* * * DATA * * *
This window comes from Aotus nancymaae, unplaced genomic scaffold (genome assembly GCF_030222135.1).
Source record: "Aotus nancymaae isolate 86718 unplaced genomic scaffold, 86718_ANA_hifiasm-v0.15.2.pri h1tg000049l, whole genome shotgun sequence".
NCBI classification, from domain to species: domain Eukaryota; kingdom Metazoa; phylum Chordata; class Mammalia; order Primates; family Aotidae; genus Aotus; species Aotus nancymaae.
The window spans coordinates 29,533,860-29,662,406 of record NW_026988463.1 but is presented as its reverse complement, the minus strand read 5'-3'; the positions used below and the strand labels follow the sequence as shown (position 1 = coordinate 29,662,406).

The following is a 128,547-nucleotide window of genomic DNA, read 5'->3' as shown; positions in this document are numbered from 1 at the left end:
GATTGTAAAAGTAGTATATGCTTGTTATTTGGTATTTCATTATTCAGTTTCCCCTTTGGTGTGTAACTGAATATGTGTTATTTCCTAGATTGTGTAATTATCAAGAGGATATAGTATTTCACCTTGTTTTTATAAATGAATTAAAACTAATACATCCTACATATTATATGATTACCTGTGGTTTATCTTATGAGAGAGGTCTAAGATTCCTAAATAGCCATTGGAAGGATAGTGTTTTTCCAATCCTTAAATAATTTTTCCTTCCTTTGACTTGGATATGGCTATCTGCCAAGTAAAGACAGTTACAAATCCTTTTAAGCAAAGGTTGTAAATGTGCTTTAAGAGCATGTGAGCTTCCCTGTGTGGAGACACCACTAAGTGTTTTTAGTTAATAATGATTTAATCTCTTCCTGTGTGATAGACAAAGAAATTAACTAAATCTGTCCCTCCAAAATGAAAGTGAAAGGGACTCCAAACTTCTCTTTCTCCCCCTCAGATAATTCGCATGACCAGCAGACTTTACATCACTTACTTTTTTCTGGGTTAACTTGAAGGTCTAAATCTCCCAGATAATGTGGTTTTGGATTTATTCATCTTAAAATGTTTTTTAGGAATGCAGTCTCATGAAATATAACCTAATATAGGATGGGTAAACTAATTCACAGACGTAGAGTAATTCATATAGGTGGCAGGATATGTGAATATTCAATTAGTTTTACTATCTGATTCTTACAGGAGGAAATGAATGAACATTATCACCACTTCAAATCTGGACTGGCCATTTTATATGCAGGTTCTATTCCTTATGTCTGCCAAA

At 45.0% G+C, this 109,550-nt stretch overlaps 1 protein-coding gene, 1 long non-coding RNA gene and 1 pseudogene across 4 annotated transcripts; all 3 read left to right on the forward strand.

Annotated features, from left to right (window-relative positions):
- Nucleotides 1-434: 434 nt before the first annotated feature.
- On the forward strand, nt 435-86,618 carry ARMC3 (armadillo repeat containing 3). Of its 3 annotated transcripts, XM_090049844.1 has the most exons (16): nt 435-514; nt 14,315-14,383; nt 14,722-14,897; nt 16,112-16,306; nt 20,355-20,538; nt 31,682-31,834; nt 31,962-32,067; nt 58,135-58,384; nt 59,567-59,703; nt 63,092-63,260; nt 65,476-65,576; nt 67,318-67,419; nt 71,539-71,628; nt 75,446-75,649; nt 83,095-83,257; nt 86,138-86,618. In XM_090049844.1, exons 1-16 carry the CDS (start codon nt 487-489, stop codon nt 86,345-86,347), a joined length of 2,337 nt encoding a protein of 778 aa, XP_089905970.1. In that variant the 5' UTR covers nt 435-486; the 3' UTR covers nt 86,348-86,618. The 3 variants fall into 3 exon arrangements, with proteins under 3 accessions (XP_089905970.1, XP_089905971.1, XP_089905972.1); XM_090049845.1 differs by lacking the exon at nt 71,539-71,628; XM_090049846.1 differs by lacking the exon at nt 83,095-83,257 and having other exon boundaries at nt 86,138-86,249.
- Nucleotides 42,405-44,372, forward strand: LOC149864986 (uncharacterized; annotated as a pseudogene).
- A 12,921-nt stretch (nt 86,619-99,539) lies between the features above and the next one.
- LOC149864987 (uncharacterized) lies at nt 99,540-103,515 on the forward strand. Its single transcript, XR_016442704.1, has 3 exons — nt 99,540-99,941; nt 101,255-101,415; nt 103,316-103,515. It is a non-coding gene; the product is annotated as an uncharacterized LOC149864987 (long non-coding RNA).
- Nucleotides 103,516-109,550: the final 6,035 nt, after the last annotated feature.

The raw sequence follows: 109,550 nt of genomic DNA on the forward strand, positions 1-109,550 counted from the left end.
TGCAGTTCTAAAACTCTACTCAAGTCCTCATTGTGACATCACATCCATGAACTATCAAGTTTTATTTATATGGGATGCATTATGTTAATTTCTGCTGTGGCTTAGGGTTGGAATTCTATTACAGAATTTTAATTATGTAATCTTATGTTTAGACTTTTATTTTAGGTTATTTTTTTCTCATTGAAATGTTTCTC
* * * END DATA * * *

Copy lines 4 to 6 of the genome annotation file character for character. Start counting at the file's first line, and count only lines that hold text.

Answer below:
The window spans coordinates 29,533,860-29,662,406 of record NW_026988463.1 but is presented as its reverse complement, the minus strand read 5'-3'; the positions used below and the strand labels follow the sequence as shown (position 1 = coordinate 29,662,406).

The following is a 128,547-nucleotide window of genomic DNA, read 5'->3' as shown; positions in this document are numbered from 1 at the left end:
GATTGTAAAAGTAGTATATGCTTGTTATTTGGTATTTCATTATTCAGTTTCCCCTTTGGTGTGTAACTGAATATGTGTTATTTCCTAGATTGTGTAATTATCAAGAGGATATAGTATTTCACCTTGTTTTTATAAATGAATTAAAACTAATACATCCTACATATTATATGATTACCTGTGGTTTATCTTATGAGAGAGGTCTAAGATTCCTAAATAGCCATTGGAAGGATAGTGTTTTTCCAATCCTTAAATAATTTTTCCTTCCTTTGACTTGGATATGGCTATCTGCCAAGTAAAGACAGTTACAAATCCTTTTAAGCAAAGGTTGTAAATGTGCTTTAAGAGCATGTGAGCTTCCCTGTGTGGAGACACCACTAAGTGTTTTTAGTTAATAATGATTTAATCTCTTCCTGTGTGATAGACAAAGAAATTAACTAAATCTGTCCCTCCAAAATGAAAGTGAAAGGGACTCCAAACTTCTCTTTCTCCCCCTCAGATAATTCGCATGACCAGCAGACTTTACATCACTTACTTTTTTCTGGGTTAACTTGAAGGTCTAAATCTCCCAGATAATGTGGTTTTGGATTTATTCATCTTAAAATGTTTTTTAGGAATGCAGTCTCATGAAATATAACCTAATATAGGATGGGTAAACTAATTCACAGACGTAGAGTAATTCATATAGGTGGCAGGATATGTGAATATTCAATTAGTTTTACTATCTGATTCTTACAGGAGGAAATGAATGAACATTATCACCACTTCAAATCTGGACTGGCCATTTTATATGCAGGTTCTATTCCTTATGTCTGCCAAA